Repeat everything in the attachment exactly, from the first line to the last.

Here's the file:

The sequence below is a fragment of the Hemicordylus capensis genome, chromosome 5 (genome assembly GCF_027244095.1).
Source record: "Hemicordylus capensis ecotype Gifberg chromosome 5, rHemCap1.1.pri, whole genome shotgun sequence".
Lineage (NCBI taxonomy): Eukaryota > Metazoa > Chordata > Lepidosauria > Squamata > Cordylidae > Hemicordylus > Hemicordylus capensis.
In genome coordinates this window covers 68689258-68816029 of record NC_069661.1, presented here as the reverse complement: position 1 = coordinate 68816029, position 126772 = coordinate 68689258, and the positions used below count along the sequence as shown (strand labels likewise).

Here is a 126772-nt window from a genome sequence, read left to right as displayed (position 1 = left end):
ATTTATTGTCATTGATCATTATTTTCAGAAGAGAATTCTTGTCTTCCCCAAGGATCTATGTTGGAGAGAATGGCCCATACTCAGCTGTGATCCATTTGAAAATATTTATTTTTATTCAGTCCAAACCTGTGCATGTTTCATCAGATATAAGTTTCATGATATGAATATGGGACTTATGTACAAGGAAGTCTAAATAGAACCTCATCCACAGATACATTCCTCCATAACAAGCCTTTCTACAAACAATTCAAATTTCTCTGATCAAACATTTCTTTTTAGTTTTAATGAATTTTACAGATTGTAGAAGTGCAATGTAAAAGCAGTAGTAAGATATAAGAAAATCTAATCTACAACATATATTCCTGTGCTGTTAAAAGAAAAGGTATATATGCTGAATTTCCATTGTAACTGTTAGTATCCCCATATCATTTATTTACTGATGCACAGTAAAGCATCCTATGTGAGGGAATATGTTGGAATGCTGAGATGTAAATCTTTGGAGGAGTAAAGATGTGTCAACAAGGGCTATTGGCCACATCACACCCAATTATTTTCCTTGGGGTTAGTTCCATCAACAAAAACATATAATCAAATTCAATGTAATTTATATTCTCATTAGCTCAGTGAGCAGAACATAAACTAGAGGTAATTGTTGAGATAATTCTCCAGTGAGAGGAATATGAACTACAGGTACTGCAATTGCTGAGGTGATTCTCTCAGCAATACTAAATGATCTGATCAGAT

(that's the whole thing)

The sequence below is a fragment of the Hemicordylus capensis genome, chromosome 5 (genome assembly GCF_027244095.1).
Source record: "Hemicordylus capensis ecotype Gifberg chromosome 5, rHemCap1.1.pri, whole genome shotgun sequence".
Lineage (NCBI taxonomy): Eukaryota > Metazoa > Chordata > Lepidosauria > Squamata > Cordylidae > Hemicordylus > Hemicordylus capensis.
In genome coordinates this window covers 68689258-68816029 of record NC_069661.1, presented here as the reverse complement: position 1 = coordinate 68816029, position 126772 = coordinate 68689258, and the positions used below count along the sequence as shown (strand labels likewise).

Here is a 126772-nt window from a genome sequence, read left to right as displayed (position 1 = left end):
ATTTATTGTCATTGATCATTATTTTCAGAAGAGAATTCTTGTCTTCCCCAAGGATCTATGTTGGAGAGAATGGCCCATACTCAGCTGTGATCCATTTGAAAATATTTATTTTTATTCAGTCCAAACCTGTGCATGTTTCATCAGATATAAGTTTCATGATATGAATATGGGACTTATGTACAAGGAAGTCTAAATAGAACCTCATCCACAGATACATTCCTCCATAACAAGCCTTTCTACAAACAATTCAAATTTCTCTGATCAAACATTTCTTTTTAGTTTTAATGAATTTTACAGATTGTAGAAGTGCAATGTAAAAGCAGTAGTAAGATATAAGAAAATCTAATCTACAACATATATTCCTGTGCTGTTAAAAGAAAAGGTATATATGCTGAATTTCCATTGTAACTGTTAGTATCCCCATATCATTTATTTACTGATGCACAGTAAAGCATCCTATGTGAGGGAATATGTTGGAATGCTGAGATGTAAATCTTTGGAGGAGTAAAGATGTGTCAACAAGGGCTATTGGCCACATCACACCCAATTATTTTCCTTGGGGTTAGTTCCATCAACAAAAACATATAATCAAATTCAATGTAATTTATATTCTCATTAGCTCAGTGAGCAGAACATAAACTAGAGGTAATTGTTGAGATAATTCTCCAGTGAGAGGAATATGAACTACAGGTACTGCAATTGCTGAGGTGATTCTCTCAGCAATACTAAATGATCTGATCAGAT